Rates are typically priced off the market curve – where investors think Bank Rate will be in the future – and so when that curve jumped after the mini-Budget, mortgage rates inevitably increased.
“I would hope that is now calming,” Bailey said, as the curve is falling, and becoming more predictable.
He continued: “That [greater market certainty] should be reflected through into mortgage rates.
“These things have to be symmetrical in that sense.”
The governor of the Bank of England has warned the money markets that interest rates will not rise as high as they have bet – and issued a rebuke to lenders that mortgage costs do “not need to rise as they have done”.
Bailey said that borrowing costs will peak at a lower level than traders are predicting, even as he announced the biggest interest rate rise in 30 years.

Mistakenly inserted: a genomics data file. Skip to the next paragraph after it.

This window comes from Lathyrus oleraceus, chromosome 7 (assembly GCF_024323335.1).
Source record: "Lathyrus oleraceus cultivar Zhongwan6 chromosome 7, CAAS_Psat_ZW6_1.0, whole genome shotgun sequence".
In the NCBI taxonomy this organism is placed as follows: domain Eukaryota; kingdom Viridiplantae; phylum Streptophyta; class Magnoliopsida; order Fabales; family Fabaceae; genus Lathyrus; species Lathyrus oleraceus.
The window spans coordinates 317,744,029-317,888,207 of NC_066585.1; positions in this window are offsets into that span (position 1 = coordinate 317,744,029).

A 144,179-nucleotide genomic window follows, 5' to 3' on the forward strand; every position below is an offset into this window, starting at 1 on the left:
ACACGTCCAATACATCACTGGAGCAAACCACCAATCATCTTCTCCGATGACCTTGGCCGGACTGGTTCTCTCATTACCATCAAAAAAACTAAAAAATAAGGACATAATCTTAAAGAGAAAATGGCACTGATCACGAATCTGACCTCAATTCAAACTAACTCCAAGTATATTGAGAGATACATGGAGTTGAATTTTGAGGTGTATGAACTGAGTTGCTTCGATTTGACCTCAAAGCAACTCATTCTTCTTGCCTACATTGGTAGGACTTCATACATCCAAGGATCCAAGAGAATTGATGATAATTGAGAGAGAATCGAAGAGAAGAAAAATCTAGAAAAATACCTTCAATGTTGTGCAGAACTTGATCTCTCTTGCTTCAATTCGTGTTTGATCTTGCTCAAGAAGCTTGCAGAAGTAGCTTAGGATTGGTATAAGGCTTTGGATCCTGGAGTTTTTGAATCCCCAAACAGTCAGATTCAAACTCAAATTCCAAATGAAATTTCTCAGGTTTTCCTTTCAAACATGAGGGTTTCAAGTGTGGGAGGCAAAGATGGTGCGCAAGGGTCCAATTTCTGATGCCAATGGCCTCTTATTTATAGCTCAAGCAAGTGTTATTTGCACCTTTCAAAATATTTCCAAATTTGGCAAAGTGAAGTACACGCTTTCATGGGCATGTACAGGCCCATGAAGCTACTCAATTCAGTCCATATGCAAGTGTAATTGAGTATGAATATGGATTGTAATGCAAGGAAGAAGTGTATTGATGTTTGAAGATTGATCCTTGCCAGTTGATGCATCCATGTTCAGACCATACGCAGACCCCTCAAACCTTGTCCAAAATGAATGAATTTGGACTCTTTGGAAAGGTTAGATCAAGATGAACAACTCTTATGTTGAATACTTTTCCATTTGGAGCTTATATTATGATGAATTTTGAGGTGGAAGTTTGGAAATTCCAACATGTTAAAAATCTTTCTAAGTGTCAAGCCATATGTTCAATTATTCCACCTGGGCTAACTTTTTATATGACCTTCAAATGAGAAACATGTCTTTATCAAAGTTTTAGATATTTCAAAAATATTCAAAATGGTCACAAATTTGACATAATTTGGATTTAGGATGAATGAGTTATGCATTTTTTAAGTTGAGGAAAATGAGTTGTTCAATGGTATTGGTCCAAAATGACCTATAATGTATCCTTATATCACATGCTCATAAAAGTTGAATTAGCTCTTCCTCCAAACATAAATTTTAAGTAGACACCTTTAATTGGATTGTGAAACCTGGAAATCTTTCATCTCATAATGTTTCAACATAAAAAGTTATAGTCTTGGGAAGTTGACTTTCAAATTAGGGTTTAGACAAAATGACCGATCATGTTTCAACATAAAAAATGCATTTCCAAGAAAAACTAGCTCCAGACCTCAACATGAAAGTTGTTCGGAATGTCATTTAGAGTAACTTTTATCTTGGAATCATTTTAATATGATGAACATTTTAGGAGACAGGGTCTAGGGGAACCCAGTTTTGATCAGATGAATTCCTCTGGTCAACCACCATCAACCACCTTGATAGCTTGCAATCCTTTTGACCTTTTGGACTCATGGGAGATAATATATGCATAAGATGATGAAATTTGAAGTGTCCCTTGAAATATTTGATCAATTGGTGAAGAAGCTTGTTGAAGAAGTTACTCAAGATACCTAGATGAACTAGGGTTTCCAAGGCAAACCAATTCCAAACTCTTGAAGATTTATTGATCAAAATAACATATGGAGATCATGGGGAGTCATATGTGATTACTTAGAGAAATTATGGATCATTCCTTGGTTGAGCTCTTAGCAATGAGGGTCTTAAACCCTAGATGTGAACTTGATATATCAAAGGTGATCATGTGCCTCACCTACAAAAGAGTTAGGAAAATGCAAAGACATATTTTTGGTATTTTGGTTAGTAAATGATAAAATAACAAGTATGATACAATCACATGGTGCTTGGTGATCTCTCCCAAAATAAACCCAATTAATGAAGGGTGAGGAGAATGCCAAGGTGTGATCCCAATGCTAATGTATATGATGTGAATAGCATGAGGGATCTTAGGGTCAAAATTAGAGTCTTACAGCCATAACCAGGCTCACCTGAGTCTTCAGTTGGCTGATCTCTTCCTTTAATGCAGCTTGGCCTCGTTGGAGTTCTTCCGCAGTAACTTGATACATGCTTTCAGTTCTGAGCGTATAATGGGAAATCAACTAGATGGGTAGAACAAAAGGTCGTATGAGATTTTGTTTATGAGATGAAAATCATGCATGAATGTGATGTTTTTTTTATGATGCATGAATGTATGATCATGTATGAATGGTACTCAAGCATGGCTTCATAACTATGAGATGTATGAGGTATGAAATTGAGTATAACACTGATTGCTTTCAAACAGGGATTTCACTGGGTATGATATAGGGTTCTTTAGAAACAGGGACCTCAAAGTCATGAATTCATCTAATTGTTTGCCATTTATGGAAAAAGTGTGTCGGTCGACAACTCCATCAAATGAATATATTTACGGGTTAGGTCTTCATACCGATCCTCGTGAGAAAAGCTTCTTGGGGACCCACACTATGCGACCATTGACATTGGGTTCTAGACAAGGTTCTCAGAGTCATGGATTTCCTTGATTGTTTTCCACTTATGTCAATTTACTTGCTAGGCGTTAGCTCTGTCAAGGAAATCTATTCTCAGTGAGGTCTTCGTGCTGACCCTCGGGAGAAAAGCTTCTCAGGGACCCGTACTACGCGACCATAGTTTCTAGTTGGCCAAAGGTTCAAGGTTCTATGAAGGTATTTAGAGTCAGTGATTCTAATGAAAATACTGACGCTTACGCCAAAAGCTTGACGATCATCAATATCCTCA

The Bank of England put rates up by 0.75% to 3% yesterday. However, Bailey said that increasing rates to the 5.25% level recently expected by markets would trigger a two-year recession and cut household real incomes by £800 in 2023.
He said this should serve “as a reminder that we should not increase Bank Rate too far”.
Bailey added: “We can’t make promises about future interest rates but based on where we stand today, we think Bank Rate will have to go up by less than currently priced in financial markets.”
Bailey also suggested fixed mortgage rates had peaked.
“Rates on new fixed term mortgages should not need to rise as they have done,” he said.